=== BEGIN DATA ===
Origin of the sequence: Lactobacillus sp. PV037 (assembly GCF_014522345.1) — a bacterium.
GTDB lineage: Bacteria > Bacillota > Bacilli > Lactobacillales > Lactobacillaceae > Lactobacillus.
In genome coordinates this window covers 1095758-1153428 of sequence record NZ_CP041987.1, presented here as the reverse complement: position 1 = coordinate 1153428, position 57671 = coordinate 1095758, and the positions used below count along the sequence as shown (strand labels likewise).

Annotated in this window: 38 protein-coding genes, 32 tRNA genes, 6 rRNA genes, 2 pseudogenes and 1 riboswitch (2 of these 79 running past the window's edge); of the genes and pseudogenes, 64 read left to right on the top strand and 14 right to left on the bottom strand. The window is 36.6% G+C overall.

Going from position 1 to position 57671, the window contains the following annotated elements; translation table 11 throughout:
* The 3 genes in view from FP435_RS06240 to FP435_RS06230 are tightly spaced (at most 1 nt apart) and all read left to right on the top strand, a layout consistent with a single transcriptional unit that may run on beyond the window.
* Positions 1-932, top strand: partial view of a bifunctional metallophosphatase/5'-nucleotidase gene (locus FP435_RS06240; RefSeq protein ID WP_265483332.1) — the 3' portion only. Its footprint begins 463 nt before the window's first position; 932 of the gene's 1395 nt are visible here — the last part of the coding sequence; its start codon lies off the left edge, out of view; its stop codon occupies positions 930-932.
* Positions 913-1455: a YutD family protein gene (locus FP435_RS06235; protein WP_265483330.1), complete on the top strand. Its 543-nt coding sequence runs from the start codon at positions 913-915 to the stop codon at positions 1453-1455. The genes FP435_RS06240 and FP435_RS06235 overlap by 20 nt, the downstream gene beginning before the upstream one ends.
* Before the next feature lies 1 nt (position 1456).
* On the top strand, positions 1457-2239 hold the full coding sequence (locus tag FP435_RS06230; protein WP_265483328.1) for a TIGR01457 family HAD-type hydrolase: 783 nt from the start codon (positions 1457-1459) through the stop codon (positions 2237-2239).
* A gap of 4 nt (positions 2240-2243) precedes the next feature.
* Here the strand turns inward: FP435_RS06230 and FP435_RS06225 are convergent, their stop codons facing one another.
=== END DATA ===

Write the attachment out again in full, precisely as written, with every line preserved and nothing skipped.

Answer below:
Origin of the sequence: Lactobacillus sp. PV037 (assembly GCF_014522345.1) — a bacterium.
GTDB lineage: Bacteria > Bacillota > Bacilli > Lactobacillales > Lactobacillaceae > Lactobacillus.
In genome coordinates this window covers 1095758-1153428 of sequence record NZ_CP041987.1, presented here as the reverse complement: position 1 = coordinate 1153428, position 57671 = coordinate 1095758, and the positions used below count along the sequence as shown (strand labels likewise).

Annotated in this window: 38 protein-coding genes, 32 tRNA genes, 6 rRNA genes, 2 pseudogenes and 1 riboswitch (2 of these 79 running past the window's edge); of the genes and pseudogenes, 64 read left to right on the top strand and 14 right to left on the bottom strand. The window is 36.6% G+C overall.

Going from position 1 to position 57671, the window contains the following annotated elements; translation table 11 throughout:
* The 3 genes in view from FP435_RS06240 to FP435_RS06230 are tightly spaced (at most 1 nt apart) and all read left to right on the top strand, a layout consistent with a single transcriptional unit that may run on beyond the window.
* Positions 1-932, top strand: partial view of a bifunctional metallophosphatase/5'-nucleotidase gene (locus FP435_RS06240; RefSeq protein ID WP_265483332.1) — the 3' portion only. Its footprint begins 463 nt before the window's first position; 932 of the gene's 1395 nt are visible here — the last part of the coding sequence; its start codon lies off the left edge, out of view; its stop codon occupies positions 930-932.
* Positions 913-1455: a YutD family protein gene (locus FP435_RS06235; protein WP_265483330.1), complete on the top strand. Its 543-nt coding sequence runs from the start codon at positions 913-915 to the stop codon at positions 1453-1455. The genes FP435_RS06240 and FP435_RS06235 overlap by 20 nt, the downstream gene beginning before the upstream one ends.
* Before the next feature lies 1 nt (position 1456).
* On the top strand, positions 1457-2239 hold the full coding sequence (locus tag FP435_RS06230; protein WP_265483328.1) for a TIGR01457 family HAD-type hydrolase: 783 nt from the start codon (positions 1457-1459) through the stop codon (positions 2237-2239).
* A gap of 4 nt (positions 2240-2243) precedes the next feature.
* Here the strand turns inward: FP435_RS06230 and FP435_RS06225 are convergent, their stop codons facing one another.